Tag Archives: Henry VI

The execution of  Margery Jordemaine, the “Witch of Eye” (1441)

72d4fdb96c53447a8827912d569b41b6

“There was a Beldame called the wytch of Ey

Old mother Madge her neyghbours did hir name

Which wrought wonders in countryes by heresaye.

Both feendes and fayries her charmyng would obay

And dead corpsis from grave she could uprere.

Suche an inchauntresse, as that tyme had no peere”.

On this day in 1441, Margery Jordemaine, the so-called “Witch of Eye” was burnt at the stake at Smithfield for alleged treason – specifically, for her part in a conspiracy  to kill the then King, Henry VI,  through witchcraft.  The event went on to be immortalised by Shakespeare in his play about the king.

Contrary to popular belief, the burning of witches was evidently  a comparatively rare event in Medieval England.  Malcolm Gaskill, in his book Witchfinders, published in 2005, records  that only 3 witches were burned in England between 1440-1650 (although also that a further 200 were hanged).

The Bastard Fauconberg’s assault on London (1471)

Siege_of_London_(MS_1168)

During “The Wars of the Roses”, between 1455-85, London was an important centre of political machination, and the Tower, the scene of a series of chilling politically motivated murders, in forgotten dreadful cubicles behind great locked doors.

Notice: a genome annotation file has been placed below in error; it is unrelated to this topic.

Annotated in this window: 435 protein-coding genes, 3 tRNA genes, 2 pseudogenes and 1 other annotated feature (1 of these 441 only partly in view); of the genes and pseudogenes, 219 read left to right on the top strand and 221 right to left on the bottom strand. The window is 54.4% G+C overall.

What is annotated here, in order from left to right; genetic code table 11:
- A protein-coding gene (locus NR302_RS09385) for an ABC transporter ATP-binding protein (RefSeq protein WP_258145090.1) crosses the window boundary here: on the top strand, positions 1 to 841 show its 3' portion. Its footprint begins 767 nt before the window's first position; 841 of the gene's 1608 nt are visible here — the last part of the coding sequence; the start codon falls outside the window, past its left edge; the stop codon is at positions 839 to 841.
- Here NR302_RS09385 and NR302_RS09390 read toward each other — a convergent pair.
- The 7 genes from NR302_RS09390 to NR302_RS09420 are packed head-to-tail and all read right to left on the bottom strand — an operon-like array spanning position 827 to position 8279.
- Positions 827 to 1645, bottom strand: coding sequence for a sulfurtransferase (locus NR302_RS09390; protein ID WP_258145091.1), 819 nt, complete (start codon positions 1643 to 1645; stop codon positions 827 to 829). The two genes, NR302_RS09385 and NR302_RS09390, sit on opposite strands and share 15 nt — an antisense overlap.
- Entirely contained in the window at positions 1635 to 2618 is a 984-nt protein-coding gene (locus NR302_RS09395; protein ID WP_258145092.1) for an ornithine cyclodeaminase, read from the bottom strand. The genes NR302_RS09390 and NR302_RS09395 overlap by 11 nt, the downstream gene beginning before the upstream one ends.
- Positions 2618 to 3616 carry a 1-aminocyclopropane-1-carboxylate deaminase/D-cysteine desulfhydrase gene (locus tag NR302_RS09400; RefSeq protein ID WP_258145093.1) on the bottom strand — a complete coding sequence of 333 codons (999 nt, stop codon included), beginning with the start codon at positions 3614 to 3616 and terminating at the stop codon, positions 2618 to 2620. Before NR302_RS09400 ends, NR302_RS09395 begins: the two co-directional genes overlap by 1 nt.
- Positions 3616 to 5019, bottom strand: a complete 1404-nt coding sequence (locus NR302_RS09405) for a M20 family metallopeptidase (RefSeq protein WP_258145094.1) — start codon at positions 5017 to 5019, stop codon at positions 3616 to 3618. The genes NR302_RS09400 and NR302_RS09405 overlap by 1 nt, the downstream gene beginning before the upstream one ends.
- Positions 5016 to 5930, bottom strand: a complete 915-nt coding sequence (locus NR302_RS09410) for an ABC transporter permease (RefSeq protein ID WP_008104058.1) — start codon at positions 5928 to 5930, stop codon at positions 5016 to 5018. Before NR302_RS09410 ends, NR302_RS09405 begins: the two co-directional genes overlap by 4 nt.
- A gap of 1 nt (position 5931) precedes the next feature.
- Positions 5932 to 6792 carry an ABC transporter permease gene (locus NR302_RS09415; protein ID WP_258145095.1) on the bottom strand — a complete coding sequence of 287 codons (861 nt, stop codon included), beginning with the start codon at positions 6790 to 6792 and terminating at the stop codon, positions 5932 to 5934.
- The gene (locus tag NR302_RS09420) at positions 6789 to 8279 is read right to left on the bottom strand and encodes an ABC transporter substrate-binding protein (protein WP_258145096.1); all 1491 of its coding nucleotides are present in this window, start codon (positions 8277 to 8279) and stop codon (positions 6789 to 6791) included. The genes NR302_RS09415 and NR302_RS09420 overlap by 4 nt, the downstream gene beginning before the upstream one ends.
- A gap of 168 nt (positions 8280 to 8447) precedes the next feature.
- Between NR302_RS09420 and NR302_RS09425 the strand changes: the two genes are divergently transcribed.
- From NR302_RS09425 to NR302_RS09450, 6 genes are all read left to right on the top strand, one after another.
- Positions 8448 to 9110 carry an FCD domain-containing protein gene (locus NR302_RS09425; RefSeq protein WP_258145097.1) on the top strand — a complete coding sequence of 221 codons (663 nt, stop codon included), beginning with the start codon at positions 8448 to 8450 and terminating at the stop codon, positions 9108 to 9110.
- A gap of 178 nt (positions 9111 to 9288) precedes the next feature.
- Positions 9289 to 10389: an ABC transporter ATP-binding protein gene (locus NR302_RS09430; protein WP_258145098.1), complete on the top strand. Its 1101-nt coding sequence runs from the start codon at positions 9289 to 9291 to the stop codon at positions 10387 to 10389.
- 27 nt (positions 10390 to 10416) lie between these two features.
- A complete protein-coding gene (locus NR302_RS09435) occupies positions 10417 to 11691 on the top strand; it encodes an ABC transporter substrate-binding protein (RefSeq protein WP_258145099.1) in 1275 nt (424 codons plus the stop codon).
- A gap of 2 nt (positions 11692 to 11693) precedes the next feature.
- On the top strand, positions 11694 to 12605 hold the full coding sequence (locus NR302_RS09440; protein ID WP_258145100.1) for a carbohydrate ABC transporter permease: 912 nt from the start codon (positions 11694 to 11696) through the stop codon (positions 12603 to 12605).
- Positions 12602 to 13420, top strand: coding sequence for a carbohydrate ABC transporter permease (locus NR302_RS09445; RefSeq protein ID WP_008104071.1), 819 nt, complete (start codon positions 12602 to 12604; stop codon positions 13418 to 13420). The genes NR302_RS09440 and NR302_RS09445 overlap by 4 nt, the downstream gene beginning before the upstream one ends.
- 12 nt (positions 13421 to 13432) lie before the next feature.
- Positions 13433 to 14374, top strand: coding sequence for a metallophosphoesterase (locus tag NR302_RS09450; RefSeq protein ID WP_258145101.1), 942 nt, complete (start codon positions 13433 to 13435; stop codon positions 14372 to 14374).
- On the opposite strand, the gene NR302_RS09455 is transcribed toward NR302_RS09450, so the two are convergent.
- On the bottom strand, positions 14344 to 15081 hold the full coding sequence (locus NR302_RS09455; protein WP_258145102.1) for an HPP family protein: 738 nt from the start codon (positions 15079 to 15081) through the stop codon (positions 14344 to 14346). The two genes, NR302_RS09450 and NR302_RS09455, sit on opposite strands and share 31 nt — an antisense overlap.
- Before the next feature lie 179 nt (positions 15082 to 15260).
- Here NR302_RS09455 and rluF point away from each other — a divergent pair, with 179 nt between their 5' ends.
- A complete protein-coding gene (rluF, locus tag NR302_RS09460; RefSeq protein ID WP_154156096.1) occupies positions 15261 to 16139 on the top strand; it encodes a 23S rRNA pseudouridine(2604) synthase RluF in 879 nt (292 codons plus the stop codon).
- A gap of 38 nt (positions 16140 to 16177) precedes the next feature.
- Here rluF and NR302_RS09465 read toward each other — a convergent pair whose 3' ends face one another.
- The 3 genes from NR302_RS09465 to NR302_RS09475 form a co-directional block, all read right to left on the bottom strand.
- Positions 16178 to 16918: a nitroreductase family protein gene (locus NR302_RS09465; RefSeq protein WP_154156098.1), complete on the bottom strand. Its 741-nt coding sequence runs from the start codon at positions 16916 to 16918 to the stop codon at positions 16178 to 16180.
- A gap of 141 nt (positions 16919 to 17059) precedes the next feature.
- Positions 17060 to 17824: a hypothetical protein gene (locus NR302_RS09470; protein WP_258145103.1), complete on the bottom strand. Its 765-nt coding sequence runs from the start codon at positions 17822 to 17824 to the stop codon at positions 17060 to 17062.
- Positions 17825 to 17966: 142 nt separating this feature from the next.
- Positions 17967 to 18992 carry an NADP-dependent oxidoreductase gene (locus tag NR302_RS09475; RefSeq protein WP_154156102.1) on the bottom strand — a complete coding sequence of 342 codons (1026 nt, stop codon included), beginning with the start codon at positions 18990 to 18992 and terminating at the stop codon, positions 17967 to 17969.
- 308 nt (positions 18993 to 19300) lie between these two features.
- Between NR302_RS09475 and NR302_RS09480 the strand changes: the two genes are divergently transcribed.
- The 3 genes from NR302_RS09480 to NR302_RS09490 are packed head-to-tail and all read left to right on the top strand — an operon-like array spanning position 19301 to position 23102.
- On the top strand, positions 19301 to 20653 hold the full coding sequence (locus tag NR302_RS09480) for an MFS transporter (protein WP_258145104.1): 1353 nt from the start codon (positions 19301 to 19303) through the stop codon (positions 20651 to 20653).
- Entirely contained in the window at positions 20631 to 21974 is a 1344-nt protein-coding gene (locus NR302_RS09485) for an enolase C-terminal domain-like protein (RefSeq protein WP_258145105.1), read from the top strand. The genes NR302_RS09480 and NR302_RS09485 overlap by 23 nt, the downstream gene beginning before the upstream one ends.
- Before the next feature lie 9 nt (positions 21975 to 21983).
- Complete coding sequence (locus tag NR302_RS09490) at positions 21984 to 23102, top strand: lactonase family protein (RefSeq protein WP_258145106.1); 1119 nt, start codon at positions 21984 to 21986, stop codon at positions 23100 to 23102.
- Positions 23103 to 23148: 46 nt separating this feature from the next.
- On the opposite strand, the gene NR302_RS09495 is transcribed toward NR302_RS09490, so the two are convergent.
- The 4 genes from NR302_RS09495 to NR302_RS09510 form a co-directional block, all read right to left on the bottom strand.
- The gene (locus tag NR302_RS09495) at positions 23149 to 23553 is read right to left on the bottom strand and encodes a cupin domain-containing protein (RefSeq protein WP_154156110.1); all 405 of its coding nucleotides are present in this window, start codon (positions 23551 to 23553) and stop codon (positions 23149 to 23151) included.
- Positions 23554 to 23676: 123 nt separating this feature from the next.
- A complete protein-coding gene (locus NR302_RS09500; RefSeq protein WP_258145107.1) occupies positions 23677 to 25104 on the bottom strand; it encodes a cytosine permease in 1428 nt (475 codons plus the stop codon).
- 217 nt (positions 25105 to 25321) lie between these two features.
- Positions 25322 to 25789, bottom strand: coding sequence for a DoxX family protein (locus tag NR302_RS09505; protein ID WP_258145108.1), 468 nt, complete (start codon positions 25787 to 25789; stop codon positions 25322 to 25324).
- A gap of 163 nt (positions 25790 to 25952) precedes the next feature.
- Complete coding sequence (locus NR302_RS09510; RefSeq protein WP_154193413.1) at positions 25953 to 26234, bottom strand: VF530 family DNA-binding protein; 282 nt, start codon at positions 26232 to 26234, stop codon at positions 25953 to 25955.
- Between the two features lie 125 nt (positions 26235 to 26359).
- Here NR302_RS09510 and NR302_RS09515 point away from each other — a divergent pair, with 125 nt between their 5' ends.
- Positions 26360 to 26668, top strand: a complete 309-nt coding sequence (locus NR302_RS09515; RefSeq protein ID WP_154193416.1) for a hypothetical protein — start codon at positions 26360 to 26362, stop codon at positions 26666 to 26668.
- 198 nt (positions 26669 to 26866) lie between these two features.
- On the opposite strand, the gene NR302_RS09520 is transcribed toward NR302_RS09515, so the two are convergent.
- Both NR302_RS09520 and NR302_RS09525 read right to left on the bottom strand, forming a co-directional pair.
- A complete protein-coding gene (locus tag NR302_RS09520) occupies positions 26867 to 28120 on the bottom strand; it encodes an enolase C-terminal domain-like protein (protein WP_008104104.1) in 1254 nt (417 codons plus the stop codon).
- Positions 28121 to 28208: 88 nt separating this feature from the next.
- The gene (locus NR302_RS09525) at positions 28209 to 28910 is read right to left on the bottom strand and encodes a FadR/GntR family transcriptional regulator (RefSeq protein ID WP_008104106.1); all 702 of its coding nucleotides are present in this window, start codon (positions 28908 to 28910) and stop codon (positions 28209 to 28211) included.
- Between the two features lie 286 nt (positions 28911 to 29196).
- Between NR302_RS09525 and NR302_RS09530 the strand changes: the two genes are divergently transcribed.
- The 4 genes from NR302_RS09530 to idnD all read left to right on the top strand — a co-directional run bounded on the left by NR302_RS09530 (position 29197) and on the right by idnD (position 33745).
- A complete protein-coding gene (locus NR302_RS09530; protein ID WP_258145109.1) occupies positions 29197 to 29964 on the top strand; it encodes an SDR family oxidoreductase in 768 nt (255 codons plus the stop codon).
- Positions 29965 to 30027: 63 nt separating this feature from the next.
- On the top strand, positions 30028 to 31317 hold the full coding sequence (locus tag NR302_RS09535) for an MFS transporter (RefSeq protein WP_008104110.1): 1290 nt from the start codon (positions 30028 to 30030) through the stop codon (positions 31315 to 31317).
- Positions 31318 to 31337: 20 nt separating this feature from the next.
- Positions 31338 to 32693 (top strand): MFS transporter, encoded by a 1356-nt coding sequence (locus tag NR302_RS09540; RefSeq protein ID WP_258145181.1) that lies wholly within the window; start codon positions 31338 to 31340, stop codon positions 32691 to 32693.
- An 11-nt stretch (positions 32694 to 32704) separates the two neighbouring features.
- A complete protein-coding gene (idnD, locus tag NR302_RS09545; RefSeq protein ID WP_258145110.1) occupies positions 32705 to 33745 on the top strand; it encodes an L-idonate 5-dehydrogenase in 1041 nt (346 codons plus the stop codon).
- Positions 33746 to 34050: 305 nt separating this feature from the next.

There was also some actual action in the City; and indeed there were pitched battles on its outskirts, at St Alban’s in 1455 and 1461, and  at Barnet in 1471.

On May 14th, 1471, London’s  Yorkist garrison was bombarded and then assaulted, as the contemporary “Chronicle of London” put it, “on alle sydys”, by Lancastrian forces  under the privateer Thomas Nevill, illegitimate son of William Nevill, Lord Fauconberg, and otherwise known as the Bastard Fauconberg.  In response, the  Lord Mayor, John Stockton,  and his Sheriffs, John Crosby (*) and John Ward,  rode from gate to gate to rally the City’s  defences, “in alle haast with a Trumpett”.   And for the most part the defences held firm.  Aldgate came under the most sustained attack, “with mighty shott of hand Gunnys & sharp shott of arrowis”.  Indeed, some attackers even  managed to enter the City there, only to be held up by defenders under the Recorder of the City, Thomas Ursewyk, and an Alderman named John Basset, and then to be forced to retreat  by the arrival of defensive reinforcements from the Tower of London, “which dyscomffortid the Rebellys”.  The attack had failed, and the attackers who had evaded capture took to their ships, and sailed out to the safety of the Thames estuary.  Many  of those  who had been captured  were summarily executed, including Spysyng and Quyntyn.  And within days, Henry VI was apparently also done to death, on the orders of Edward IV, in the Tower.

(*) Crosby was later knighted for his role in the City’s defence.  His memorial in the church of St Helen Bishopsgate shows him in armour.